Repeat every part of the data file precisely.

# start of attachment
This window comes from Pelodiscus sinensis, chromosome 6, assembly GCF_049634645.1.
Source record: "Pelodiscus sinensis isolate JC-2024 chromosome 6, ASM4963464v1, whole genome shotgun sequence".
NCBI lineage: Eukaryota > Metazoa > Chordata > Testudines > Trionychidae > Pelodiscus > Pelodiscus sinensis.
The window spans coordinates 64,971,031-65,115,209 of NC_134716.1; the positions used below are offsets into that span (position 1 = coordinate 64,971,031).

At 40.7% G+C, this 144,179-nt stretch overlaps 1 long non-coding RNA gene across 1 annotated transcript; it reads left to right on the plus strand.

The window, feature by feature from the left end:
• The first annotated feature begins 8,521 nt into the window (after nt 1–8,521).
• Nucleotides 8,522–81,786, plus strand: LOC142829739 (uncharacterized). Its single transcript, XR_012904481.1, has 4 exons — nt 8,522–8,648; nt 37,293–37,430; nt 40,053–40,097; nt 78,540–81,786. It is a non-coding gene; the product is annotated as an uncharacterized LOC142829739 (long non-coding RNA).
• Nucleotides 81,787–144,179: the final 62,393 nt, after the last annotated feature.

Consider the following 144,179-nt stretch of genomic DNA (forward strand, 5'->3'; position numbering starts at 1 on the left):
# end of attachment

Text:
This window comes from Pelodiscus sinensis, chromosome 6, assembly GCF_049634645.1.
Source record: "Pelodiscus sinensis isolate JC-2024 chromosome 6, ASM4963464v1, whole genome shotgun sequence".
NCBI lineage: Eukaryota > Metazoa > Chordata > Testudines > Trionychidae > Pelodiscus > Pelodiscus sinensis.
The window spans coordinates 64,971,031-65,115,209 of NC_134716.1; the positions used below are offsets into that span (position 1 = coordinate 64,971,031).

At 40.7% G+C, this 144,179-nt stretch overlaps 1 long non-coding RNA gene across 1 annotated transcript; it reads left to right on the plus strand.

The window, feature by feature from the left end:
• The first annotated feature begins 8,521 nt into the window (after nt 1–8,521).
• Nucleotides 8,522–81,786, plus strand: LOC142829739 (uncharacterized). Its single transcript, XR_012904481.1, has 4 exons — nt 8,522–8,648; nt 37,293–37,430; nt 40,053–40,097; nt 78,540–81,786. It is a non-coding gene; the product is annotated as an uncharacterized LOC142829739 (long non-coding RNA).
• Nucleotides 81,787–144,179: the final 62,393 nt, after the last annotated feature.

Consider the following 144,179-nt stretch of genomic DNA (forward strand, 5'->3'; position numbering starts at 1 on the left):